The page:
The advantages of owning an electric vehicle are many, without a doubt. If you’re already lucky enough to have one, you could save $1,800 to $2,600 in operating and maintenance costs this year, assuming an average of 15,000 miles of driving. You can feel good about just refilling, instead of watching gas bills go up. And, of course, you can celebrate that you’ve joined the ranks of consumers who are more aware of climate change.
I recently traveled through the northeastern states of the United States in a Chevrolet Traverse and a Honda Pilot. So I’m not surprised that many would rather drive these cars than compete for an electric vehicle. The technical features – often taken for granted by owners of superbly designed German cars with a strong steering feel – make navigating suburban highways extremely easy. Thoughtful features and innovations include a blind spot sensor on the side mirrors to help change lanes, easy gear shifting, an extra row of seats that don’t make the car feel too big and a well-integrated interface like Apple CarPlay or Android Auto. They’re now basic in new cars and I’d say cooler and more useful than Tesla Inc’s dance and celebrate mode.
Walk into a showroom today and you can walk away with a gasoline engine car too. An electric will probably take a lot longer. Add to that the fixed annual fees being considered, or already in place, in US states and the value proposition of owning an EV begins to fade. Of the 12 states that have proposed new or increased EV fees, 10 will charge drivers more than a gas-powered vehicle by 2025. In total, the cost of ownership is high and exceeds the price of the car.
Ultimately, people want a comfortable and easy riding experience. Of all the electric vehicle owners, few engage in battery logistics or emissions on a daily basis. The sad reality is that with inflation eating away at wallets, consumers aren’t so focused on being green or reducing their carbon footprint. And they can already feel like they’re doing their part to help save the planet by using less plastic or composting. Such is the human psyche.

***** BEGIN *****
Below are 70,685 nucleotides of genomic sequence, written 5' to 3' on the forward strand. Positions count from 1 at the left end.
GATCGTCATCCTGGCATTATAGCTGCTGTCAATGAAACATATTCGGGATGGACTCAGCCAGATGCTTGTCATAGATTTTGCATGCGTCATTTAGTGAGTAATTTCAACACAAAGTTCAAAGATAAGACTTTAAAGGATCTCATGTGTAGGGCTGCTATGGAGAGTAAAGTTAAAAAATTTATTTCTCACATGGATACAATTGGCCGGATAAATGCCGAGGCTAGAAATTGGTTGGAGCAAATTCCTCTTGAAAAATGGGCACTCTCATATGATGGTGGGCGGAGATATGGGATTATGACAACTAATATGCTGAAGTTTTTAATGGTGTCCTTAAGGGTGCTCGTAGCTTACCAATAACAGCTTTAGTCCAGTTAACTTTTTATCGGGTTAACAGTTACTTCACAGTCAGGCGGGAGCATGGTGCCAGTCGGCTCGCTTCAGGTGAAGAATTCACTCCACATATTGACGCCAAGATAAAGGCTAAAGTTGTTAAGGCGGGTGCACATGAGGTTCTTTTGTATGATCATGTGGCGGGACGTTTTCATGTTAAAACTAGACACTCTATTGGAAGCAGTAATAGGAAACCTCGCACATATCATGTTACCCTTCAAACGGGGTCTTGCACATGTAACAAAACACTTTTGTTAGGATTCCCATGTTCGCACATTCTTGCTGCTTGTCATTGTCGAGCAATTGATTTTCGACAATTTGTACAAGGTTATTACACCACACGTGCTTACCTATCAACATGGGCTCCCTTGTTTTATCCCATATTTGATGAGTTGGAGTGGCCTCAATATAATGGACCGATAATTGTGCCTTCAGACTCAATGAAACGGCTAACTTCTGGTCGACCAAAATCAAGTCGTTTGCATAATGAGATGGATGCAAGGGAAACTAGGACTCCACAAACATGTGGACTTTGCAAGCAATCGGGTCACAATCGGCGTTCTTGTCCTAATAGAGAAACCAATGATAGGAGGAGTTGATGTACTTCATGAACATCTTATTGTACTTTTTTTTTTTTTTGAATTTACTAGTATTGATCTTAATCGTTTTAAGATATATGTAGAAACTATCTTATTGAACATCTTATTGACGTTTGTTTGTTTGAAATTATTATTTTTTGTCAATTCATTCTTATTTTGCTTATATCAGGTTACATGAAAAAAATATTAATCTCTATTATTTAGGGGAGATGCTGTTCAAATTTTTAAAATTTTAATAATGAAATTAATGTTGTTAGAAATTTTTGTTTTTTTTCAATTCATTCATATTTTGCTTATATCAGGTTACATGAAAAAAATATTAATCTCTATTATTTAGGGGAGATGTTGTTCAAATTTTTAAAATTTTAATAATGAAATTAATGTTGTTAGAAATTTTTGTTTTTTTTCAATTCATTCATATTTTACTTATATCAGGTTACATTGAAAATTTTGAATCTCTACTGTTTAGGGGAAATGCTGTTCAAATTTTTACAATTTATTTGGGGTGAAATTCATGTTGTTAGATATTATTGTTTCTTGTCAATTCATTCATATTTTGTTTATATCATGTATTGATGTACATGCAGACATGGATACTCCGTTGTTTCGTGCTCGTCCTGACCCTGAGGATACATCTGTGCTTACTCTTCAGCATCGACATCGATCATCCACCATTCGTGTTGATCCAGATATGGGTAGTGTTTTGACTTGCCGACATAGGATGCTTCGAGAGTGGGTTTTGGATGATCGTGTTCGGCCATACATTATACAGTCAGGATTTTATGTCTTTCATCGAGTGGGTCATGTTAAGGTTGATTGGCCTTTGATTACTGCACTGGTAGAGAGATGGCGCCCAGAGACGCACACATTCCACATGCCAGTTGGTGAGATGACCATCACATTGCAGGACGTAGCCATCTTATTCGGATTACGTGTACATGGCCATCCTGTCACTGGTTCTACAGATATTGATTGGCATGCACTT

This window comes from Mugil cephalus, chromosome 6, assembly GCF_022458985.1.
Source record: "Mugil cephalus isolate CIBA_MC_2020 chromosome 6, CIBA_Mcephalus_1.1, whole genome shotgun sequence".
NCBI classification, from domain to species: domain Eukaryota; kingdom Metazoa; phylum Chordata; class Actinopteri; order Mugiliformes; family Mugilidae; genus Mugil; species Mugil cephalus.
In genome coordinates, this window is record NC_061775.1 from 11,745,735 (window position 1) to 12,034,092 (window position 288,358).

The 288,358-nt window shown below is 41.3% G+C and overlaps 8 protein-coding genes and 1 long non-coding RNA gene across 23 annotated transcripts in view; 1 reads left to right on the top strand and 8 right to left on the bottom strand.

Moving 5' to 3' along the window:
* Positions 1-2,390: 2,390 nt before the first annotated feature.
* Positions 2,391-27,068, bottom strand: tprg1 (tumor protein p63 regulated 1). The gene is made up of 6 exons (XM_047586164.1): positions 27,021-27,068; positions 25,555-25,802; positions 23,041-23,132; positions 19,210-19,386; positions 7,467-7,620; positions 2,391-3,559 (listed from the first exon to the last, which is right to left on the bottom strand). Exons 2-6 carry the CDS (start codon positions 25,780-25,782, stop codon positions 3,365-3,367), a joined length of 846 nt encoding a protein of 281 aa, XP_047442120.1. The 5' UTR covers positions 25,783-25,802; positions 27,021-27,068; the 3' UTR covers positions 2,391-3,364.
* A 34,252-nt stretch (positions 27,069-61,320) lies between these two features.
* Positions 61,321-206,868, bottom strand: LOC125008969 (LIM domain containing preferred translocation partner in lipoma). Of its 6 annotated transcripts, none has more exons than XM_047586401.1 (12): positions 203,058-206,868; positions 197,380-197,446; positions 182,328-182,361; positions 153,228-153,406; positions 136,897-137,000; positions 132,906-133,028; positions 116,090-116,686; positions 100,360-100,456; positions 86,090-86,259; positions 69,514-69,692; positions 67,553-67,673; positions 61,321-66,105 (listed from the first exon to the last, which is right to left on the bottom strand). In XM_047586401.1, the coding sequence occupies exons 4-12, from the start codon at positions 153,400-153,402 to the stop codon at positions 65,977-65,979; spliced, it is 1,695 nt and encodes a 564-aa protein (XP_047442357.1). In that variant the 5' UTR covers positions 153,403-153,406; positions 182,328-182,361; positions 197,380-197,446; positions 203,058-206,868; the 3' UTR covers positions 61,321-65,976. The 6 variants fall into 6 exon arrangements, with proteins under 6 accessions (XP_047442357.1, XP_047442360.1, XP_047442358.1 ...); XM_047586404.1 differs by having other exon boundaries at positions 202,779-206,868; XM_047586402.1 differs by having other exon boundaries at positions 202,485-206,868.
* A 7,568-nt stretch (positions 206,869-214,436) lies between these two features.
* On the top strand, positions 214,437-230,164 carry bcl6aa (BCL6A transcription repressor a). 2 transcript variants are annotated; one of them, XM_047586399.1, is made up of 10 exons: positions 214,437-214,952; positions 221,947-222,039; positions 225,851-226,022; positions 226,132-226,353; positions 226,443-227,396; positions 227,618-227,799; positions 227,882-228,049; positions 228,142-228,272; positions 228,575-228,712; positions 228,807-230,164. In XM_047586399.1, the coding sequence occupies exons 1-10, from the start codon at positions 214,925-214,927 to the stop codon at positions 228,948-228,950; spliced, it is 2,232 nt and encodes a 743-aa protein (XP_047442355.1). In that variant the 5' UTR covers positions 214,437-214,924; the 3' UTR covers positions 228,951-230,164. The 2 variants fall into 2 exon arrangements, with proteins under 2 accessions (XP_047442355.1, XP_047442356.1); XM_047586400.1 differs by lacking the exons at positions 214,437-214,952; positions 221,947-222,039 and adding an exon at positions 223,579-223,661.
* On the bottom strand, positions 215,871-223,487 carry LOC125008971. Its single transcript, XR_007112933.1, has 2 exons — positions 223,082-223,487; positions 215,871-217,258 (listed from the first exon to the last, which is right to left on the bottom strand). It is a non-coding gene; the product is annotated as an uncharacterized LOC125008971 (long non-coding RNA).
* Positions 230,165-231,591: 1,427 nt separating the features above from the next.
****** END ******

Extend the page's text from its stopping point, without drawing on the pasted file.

It is also important to remember that traditional cars have also become better and more fuel efficient. Carbon dioxide emissions have fallen 24% over the past two decades, while fuel economy has increased by more than 30%, according to the US Environmental Protection Agency. Meanwhile, all types of vehicles are producing record levels of emissions. There is no doubt, however, that once you start driving electric vehicles or even hybrids, the emissions go down further. But these are bonuses at this point.
The reality is that the hurdles for electric vehicles are increasing and most importantly is the growing list of consumer concerns.
Lowering these obstacles is not that difficult. This requires political guidance and the introduction of clear steps to address concerns. Range anxiety? Run fast chargers and upgrade networks. Many companies are participating, including FreeWire Technologies Inc., which recently signed a letter of intent with a pit stop operator, Phillips 66. Costs? Expand government incentives and credits for owners while discouraging internal combustion engine cars.
The United States is working to incentivize companies to expand things like electric vehicle charging networks and has just begun to innovate in battery and green car production facilities. But it’s slow and doesn’t directly address consumer concerns or cost of ownership. China, on the other hand, has encouraged buyers and manufacturers of electric vehicles and built the necessary infrastructure.
Making electric vehicles more accessible is not the challenge for the United States; political belief is.
More from Bloomberg Opinion:
• The United States is losing the race for electric vehicle batteries: Anjani Trivedi
• Do you want a family sedan? You’re not driving: Conor Sen
• US needs Elon Musk to sell electric cars: Matthew Yglesias
This column does not necessarily reflect the opinion of the Editorial Board or of Bloomberg LP and its owners.
Anjani Trivedi is a Bloomberg Opinion columnist covering industrial companies in Asia. Previously, she was a reporter for the Wall Street Journal.
More stories like this are available at bloomberg.com/opinion